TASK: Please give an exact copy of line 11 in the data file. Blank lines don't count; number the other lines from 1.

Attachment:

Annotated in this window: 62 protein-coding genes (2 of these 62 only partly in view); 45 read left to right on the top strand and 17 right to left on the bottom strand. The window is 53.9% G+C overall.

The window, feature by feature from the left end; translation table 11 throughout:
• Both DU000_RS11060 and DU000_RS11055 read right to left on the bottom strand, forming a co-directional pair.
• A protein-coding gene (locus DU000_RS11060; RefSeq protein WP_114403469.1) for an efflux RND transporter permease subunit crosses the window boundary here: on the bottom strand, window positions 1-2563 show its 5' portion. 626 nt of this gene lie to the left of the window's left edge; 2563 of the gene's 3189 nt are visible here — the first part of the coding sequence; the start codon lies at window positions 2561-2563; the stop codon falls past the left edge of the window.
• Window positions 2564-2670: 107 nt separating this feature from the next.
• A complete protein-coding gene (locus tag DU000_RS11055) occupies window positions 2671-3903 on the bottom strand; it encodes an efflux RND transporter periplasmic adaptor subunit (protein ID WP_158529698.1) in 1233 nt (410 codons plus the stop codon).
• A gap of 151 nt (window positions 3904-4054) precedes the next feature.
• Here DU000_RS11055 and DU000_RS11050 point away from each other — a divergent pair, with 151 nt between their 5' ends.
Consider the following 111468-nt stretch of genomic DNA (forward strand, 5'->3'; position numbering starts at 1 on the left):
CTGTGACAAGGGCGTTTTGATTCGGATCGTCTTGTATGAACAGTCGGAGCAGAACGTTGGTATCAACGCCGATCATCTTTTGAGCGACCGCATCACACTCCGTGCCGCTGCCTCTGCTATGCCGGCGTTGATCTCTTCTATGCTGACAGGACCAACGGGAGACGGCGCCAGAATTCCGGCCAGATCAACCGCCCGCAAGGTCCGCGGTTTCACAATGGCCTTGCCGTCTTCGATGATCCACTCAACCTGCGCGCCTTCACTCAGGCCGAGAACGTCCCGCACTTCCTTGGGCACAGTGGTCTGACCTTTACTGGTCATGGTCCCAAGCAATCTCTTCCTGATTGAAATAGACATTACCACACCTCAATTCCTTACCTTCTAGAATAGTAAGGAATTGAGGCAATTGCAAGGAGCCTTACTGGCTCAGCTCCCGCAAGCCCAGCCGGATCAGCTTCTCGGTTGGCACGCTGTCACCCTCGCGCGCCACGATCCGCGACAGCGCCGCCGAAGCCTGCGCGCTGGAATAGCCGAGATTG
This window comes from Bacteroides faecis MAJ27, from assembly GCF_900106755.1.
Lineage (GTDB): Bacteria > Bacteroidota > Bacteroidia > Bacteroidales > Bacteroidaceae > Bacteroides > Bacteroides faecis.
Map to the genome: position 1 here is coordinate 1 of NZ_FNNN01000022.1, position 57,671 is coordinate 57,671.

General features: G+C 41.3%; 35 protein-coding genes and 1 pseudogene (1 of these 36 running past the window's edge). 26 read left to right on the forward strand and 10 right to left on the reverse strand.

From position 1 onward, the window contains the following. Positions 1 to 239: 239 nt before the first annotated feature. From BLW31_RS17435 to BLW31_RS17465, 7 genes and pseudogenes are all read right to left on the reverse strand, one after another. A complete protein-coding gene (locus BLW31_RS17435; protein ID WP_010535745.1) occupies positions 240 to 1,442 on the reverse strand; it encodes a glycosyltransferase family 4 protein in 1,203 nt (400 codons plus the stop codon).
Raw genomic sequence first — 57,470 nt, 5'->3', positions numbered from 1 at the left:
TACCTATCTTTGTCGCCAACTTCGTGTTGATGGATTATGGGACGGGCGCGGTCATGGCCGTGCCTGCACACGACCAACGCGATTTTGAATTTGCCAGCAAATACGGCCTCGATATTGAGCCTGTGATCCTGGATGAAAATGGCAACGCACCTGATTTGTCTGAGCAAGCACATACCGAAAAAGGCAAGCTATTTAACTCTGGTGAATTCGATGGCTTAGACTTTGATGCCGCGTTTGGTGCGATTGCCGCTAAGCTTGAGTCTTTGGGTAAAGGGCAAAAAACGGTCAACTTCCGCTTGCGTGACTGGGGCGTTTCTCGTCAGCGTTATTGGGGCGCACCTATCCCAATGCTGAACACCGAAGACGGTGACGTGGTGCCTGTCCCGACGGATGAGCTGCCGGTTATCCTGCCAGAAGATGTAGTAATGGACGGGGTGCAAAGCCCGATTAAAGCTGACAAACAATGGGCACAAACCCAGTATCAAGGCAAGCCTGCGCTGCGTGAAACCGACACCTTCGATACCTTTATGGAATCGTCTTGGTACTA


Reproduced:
This window comes from Bacteroides faecis MAJ27, from assembly GCF_900106755.1.